Non competitive clubs offer advantages to students


Courtesy of Nick Hamel

The ISU mountaineering and climbing club visited Mount Rainier on its trip to Washington last spring.

Harrison March

Sports clubs at Iowa State typically revolve around the chance to remain competitive, but at a level below the varsity squads on campus. Often overlooked, however, are the clubs that provide an experience unique from competition-driven groups.

Without the pressure to perform at a competitive level week in and week out, clubs based on common interests serve as a great opportunity to have a good time with fellow students and bond over passions for the activity.

“I’ve been climbing for five years,” said Nick Hamel, president of the ISU Mountaineering and Climbing Club and sophomore in industrial engineering. “The [climbing] club is a great way to meet a good group of people who are pretty laid back and just really enjoy climbing.”

The Mountaineering Club has over 30 active members, according to Hamel. The club has already made two out-of-state trips this year and hopes to continue their tradition of traveling to Mt. Rainier in the spring semester.

ISU’s aviation club, the Flying Cyclones, also seeks to engage participants by having them actively involved with all facets of flying.

“The club is very member-oriented,” said Sara Koniecko, junior in aerospace engineering and president of Flying Cyclones. “The club is open to anybody who just wants to learn more about aviation, and we do what we can to help them get there.”

Koniecko, who has her pilot’s license, also said that the Flying Cyclones help provide members with a more affordable way to take the general information portion of the pilot’s license test.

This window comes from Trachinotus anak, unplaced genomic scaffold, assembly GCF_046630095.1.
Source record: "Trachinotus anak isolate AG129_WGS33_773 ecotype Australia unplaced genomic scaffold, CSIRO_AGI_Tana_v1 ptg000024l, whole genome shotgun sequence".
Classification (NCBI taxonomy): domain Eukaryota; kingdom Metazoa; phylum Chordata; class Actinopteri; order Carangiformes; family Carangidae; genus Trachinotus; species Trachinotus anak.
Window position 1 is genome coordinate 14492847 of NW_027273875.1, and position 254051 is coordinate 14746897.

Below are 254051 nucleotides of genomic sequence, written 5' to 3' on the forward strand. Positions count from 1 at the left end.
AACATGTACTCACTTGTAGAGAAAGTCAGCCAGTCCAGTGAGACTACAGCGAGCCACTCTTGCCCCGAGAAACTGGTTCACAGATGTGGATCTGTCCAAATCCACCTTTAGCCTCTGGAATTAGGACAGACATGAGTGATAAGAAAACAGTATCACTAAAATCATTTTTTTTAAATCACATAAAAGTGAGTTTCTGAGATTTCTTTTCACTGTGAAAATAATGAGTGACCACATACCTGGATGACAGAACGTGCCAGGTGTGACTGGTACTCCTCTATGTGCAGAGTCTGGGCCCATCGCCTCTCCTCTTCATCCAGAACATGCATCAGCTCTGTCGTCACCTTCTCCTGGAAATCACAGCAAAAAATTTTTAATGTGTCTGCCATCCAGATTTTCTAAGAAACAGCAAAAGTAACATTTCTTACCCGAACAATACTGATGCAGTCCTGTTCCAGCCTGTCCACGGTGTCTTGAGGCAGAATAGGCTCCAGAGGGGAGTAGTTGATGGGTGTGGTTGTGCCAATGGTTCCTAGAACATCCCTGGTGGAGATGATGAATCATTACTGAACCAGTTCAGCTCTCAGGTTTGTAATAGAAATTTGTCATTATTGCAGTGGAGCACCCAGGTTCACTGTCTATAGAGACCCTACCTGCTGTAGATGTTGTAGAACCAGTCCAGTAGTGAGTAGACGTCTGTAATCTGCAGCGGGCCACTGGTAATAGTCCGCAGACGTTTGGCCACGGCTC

“We try to give people the chance once per year,” Koniecko said of the licensure preparation. “We can help them pass the basic knowledge portion of the test and from there they just have to pass the flying test.”

Teaching the fundamentals of a sport is crucial in clubs that revolve around common interests. According to Roberto Cobian, sophomore in biology and president of the ISU Longboarding Club, this allows for all members to have a better time.

“I try to teach the basics to everybody who wants to learn them,” Cobian said. “Once everyone knows how to push, balance themselves and the rest [of the basics], riding starts to be a lot more fun.”

Cobian also uses his leadership role in the club to promote safety in the sport of longboarding.

“Most importantly, we want everyone who rides to know how to do it safely,” Cobian said. “We teach how to act around cars and that riders should always wear helmets, even [when riding] between classes.”

Though these clubs highlight the fun to be had with sports, they still provide members with the chance to improve their skills.

“Anyone can climb,” Hamel said. “But being around people who can and want to make you better is great … [Climbing] can be competitive, but you don’t have to be spectacular to enjoy the sport.”